One of the greatest treasures of Cambridge University Library is a Buddhist manuscript that was produced in Kathmandu exactly 1,000 years ago. The exquisitely-illustrated Perfection of Wisdom is still revealing fresh secrets.
One thousand years ago, a scribe called Sujātabhadra put his name to a manuscript known as the Perfection of Wisdom in Eight-Thousand Stanzas (Skt. Aṣṭasahāsrikā Prajñāparamitā). Sujātabhadra was a skilled craftsman working in or around Kathmandu – a city that has been one of the hubs of the Buddhist world from around 500 CE right up until the present day.
The Perfection of Wisdom in Eight-Thousand Stanzas is written in Sanskrit, one the of the world’s most ancient languages, using both sides of 222 oblong sheets made from palm leaf (the first missing sheet has been replaced with a paper sheet). Each leaf is punctured by a pair of neat holes, a reminder that the palm leaf pages were originally bound together with cords passing through these holes. The entire palm leaf manuscript is held between richly ornate wooden covers.
Today the fabulous manuscript that would have taken Sujātabhadra and fellow craftsman many months — perhaps even a year — to complete is held by the Manuscripts Room at Cambridge University Library. Over the past 140 years, it has been studied by some of the foremost specialists of the medieval Buddhist world.
A digitisation project has now made the manuscript accessible online to scholars worldwide and has revealed fresh evidence about the origins of some of the earliest Buddhist texts.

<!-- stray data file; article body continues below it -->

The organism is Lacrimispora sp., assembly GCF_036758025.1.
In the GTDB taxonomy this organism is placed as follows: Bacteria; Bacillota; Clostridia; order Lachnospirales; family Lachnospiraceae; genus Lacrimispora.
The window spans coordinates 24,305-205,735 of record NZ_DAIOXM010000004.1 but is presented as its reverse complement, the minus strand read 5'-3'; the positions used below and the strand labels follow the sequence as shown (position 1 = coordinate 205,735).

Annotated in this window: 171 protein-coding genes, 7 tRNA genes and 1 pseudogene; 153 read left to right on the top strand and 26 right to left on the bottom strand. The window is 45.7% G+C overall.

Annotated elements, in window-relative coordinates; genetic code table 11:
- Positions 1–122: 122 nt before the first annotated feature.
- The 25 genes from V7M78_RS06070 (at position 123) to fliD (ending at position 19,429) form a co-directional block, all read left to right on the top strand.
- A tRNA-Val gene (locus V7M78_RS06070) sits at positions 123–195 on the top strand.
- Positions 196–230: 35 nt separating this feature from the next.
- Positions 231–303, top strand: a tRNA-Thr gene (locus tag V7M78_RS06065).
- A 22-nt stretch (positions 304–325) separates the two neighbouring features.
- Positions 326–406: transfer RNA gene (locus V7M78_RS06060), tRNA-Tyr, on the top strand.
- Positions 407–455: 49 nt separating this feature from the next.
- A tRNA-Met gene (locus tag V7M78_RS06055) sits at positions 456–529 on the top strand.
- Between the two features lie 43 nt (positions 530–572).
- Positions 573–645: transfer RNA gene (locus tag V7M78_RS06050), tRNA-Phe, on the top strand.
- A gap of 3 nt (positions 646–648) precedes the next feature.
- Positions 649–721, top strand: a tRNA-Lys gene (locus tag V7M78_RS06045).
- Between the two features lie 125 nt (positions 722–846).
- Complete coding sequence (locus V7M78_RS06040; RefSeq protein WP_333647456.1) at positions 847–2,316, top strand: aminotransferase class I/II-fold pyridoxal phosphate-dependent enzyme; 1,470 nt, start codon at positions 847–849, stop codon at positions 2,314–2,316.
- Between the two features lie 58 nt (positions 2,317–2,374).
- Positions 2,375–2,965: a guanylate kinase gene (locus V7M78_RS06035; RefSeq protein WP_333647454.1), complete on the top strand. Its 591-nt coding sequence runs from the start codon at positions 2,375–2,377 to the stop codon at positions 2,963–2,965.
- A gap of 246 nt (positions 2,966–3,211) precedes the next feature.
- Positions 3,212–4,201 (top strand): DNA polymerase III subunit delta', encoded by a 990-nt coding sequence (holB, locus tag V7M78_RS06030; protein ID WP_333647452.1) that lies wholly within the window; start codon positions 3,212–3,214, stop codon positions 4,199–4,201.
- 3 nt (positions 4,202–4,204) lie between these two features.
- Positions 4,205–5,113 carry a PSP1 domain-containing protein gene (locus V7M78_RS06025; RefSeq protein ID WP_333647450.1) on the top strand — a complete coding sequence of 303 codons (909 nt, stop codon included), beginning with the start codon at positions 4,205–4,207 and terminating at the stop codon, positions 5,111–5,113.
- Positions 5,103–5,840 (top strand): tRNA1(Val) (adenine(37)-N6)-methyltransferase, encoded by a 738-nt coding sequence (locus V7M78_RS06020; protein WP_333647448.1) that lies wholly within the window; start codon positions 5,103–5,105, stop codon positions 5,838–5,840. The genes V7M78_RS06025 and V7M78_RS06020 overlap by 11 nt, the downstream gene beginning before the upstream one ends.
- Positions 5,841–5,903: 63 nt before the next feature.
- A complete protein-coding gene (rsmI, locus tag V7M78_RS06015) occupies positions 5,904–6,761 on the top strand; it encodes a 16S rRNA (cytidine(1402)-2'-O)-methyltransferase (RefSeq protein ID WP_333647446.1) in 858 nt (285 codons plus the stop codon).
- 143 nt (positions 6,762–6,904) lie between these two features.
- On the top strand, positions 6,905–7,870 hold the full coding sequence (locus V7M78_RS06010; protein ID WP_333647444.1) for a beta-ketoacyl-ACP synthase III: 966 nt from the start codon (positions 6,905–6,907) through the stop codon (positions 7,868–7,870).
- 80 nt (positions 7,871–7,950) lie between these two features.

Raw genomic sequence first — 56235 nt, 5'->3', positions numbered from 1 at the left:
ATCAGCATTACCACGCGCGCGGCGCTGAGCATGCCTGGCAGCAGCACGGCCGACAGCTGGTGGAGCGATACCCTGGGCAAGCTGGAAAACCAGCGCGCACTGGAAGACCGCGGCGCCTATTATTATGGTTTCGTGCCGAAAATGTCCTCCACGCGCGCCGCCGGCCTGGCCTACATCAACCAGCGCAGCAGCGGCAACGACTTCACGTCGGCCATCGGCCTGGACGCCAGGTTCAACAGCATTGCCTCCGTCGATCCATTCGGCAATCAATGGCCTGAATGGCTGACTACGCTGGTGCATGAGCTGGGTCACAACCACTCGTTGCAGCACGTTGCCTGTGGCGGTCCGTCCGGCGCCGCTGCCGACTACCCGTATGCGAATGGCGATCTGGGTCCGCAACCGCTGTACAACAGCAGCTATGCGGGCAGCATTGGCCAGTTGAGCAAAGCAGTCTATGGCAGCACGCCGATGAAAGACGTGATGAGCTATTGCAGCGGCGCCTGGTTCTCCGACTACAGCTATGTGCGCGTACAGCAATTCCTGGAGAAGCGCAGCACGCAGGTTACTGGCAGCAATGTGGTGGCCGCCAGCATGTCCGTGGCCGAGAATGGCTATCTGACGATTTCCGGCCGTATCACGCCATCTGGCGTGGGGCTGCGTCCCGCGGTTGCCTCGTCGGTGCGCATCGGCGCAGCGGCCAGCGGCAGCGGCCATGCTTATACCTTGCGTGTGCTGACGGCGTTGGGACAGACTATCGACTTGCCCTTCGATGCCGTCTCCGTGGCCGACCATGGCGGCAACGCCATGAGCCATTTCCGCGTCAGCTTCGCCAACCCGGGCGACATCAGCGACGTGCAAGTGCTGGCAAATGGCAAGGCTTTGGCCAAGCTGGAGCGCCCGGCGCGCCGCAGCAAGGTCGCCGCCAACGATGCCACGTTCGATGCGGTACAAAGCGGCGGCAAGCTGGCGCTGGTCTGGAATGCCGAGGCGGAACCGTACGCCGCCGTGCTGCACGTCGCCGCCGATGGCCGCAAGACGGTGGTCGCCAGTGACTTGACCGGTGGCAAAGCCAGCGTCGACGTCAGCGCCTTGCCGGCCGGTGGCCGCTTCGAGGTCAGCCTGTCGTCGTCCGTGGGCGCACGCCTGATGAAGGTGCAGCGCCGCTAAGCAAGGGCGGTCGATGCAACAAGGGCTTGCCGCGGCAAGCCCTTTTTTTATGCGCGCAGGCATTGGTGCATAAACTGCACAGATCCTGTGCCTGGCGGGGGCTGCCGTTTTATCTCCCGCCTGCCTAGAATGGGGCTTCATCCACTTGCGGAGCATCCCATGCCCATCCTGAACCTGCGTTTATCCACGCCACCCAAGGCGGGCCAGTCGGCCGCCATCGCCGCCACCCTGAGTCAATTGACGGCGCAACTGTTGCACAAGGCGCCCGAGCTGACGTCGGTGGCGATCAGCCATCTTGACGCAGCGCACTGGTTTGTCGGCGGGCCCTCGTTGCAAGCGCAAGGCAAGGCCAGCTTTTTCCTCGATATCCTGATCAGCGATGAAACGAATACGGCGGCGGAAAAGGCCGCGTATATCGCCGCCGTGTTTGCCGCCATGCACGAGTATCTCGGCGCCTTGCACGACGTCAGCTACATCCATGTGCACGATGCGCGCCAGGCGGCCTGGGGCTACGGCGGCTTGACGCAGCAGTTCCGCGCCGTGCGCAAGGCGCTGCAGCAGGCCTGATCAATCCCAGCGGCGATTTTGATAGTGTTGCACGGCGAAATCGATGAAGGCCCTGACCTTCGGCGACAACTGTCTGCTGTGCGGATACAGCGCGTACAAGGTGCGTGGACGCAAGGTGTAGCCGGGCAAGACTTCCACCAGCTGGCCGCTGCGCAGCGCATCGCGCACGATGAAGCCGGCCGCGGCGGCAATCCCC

Folio 123 verso, a representation of a famous caitya (Buddhist reliquary), called Sri Kanaka-caitya, in the city of Peshawar in today’s Pakistan
The presence of the Perfection of Wisdom, safe in the temperature-controlled environment of one of the world’s greatest libraries, many thousands of miles from its birthplace, is especially poignant at a time when the people of Nepal are struggling to survive in the aftermath of a devastating earthquake.
Buddhist texts are more than scriptures: they are sacred objects in themselves. Many manuscripts were used as protective amulets and installed in shrines and altars in the home of Buddhist followers. Examples include numerous manuscripts of the Five Protections (Skt. Pañcarakṣā), a corpus of scriptures that includes spells, enumerations of benefits and ritual instructions for use, particularly sacred in Nepal.
Manuscripts produced in Nepal, Tibet and Central Asia during the period from the 5th until the 19th century are evidence of the thriving ‘cult of the book’ that was the subject of a recent exhibition at Cambridge University Museum of Archaeology and Anthropology.
The Perfection of Wisdom is also an important historical document that provides valuable information about the dynastic history of medieval Nepal. Its textual content and illustrations, and the skills and materials that went into its production, reveal the ways in which Nepal was one of the most important hubs within a Buddhist world that spanned from Sri Lanka to China.
The text is lavishly illustrated by a total of 85 miniature paintings: each one is an exquisite representation of Buddhas and Bodhisattvas (beings who resolve to achieve Buddhahood in order to help other sentient beings) – including the historical Buddha Śākyamuni and Maitreya, the Buddha of the Future. The figures represented in the miniatures include also the embodied Perfection of Wisdom goddess (Prajñāparamitā) herself on the Vulture Peak Mountain near Rājagṛha, the capital of the ancient kingdom of Māgadha, in today’s Bihar state.
The settings in which these deities are depicted are drawn in meticulous detail. The Bodhisattva Lokanātha, surrounded by White and Green Tārās, is shown in front of the Svayambhu stupa in Kathmandu – a shrine sacred for Nepalese and Tibetan Buddhists, damaged in the recent earthquake. The places depicted in the miniatures represent a kind of map of Buddhist lands and sacred sites, from Sri Lanka to Indonesia and from South India to China.